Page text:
British corporations have achieved a noteworthy milestone as the presence of women in senior positions surpasses the 40% mark, as indicated by a study released recently.
The 2025 objective of reaching 40% female representation was set for companies in the FTSE 350 index, and they have accomplished it three years ahead of schedule. It's worth noting that just over ten years ago, there were zero women on the boards of 152 out of the 350 companies.
Nevertheless, this progress is not uniform across all levels of leadership. At present, only about 33.5% of key positions below the board level are held by women.
The study applauded this early achievement
of the 40% goal and underscored the potential for further improvement. It pointed out that the synergistic effect of well-defined objectives and pragmatic policies has allowed businesses to display their commitment to progressive transformation and enjoy the benefits of a diverse team.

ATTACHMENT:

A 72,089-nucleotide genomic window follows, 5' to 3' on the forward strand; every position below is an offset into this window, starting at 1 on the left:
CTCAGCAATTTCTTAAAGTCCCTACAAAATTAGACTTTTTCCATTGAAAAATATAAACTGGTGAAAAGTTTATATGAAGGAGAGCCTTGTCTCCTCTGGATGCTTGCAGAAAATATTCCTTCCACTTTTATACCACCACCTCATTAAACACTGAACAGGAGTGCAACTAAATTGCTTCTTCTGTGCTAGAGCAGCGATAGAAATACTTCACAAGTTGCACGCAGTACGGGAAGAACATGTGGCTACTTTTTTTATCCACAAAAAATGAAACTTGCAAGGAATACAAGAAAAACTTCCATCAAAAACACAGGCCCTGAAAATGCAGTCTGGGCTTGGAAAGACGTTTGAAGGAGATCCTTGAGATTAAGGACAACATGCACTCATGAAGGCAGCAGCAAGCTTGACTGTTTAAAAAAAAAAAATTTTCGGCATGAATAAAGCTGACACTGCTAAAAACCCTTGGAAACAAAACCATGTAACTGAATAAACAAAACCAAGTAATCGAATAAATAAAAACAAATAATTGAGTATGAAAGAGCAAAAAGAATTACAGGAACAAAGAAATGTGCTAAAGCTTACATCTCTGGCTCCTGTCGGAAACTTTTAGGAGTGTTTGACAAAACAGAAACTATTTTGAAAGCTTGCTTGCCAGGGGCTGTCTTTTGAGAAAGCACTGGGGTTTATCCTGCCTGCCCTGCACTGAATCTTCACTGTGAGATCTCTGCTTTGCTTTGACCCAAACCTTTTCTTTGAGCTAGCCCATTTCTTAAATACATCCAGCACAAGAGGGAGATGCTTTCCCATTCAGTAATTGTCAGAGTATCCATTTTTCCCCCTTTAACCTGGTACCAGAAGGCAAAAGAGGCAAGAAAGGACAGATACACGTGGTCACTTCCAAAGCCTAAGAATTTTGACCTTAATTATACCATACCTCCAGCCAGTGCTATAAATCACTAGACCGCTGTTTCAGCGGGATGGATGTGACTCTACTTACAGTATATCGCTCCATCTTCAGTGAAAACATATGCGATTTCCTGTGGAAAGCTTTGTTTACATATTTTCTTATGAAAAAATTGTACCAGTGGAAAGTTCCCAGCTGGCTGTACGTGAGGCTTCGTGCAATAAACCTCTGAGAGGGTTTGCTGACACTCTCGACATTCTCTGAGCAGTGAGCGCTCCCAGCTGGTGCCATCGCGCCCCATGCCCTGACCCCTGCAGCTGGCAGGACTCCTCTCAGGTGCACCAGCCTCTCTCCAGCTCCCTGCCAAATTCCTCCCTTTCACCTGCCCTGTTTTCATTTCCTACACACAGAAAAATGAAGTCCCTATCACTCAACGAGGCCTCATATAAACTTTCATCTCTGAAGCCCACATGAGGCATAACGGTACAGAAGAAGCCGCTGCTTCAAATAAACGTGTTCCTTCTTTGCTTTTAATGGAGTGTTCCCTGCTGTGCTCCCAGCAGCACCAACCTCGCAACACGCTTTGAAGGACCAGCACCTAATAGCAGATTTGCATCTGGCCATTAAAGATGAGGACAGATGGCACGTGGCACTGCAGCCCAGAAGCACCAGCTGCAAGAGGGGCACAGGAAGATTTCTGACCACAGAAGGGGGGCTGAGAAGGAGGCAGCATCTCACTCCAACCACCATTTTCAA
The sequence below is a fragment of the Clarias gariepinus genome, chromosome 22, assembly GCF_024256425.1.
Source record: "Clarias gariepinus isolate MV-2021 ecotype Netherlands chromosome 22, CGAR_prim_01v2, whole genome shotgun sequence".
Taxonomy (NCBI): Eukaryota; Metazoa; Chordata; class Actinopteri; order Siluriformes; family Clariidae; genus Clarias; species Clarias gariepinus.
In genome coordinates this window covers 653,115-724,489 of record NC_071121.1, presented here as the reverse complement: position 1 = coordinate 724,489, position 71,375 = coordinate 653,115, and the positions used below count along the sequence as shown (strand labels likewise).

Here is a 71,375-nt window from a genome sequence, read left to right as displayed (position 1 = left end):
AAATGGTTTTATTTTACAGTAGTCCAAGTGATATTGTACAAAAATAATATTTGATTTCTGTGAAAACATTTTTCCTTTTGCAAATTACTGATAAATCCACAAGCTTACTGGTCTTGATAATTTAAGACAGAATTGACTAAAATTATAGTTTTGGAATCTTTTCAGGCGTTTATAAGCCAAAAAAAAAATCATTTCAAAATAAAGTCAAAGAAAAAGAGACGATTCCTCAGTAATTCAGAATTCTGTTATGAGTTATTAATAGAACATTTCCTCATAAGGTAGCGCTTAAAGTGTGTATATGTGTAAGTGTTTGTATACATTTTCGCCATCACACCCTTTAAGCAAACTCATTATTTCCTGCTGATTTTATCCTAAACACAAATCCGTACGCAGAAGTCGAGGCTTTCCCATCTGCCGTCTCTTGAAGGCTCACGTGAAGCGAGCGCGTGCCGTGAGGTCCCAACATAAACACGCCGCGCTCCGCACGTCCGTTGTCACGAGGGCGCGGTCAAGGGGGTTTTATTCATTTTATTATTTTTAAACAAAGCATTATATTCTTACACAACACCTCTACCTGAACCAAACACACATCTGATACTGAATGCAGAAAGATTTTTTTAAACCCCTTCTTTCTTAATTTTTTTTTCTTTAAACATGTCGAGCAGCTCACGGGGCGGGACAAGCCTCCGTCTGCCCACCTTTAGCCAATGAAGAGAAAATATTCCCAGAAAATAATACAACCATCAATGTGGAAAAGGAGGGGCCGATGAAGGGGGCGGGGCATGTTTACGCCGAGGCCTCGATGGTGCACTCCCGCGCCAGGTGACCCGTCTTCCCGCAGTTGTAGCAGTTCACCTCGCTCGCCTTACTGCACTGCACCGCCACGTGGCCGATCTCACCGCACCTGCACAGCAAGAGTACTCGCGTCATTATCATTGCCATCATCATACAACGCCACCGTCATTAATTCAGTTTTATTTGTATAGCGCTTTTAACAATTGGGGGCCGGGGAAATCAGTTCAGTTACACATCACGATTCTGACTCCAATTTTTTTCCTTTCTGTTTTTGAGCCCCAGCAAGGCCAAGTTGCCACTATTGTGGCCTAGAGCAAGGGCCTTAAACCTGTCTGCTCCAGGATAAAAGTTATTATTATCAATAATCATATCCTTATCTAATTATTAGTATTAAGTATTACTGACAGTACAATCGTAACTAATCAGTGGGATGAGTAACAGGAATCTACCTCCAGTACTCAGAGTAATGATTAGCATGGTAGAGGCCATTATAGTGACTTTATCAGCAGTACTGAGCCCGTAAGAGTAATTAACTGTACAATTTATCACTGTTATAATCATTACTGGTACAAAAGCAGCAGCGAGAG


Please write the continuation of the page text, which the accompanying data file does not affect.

Turning to entrepreneurship among women…
An unprecedented number of women ventured into entrepreneurship in the UK last year, undeterred by economic challenges.
Around 150,000 enterprises were launched by women in 2022, which is over double the number in 2018. Companies led by women now constitute 20% of all UK businesses, a significant rise from 16% four years ago.
These statistics are drawn from the Rose Review 2023, an independent examination of women's entrepreneurship, directed by Alison Rose, CEO of NatWest Group. The report suggests that the UK's economy could experience a £250bn uplift if the rate of business startups by women equaled that of men.
Alison Rose praised the tenacity and innovative spirit of women founders, who have been establishing businesses in record numbers. She stated that the Rose Review would continue to extend its support for their efforts.
She added, "We will persist in launching new programs that provide mentorship, guidance, and motivation to founders. Additionally, we will secure more pledges from financial institutions to simplify access to crucial funding for companies led by women."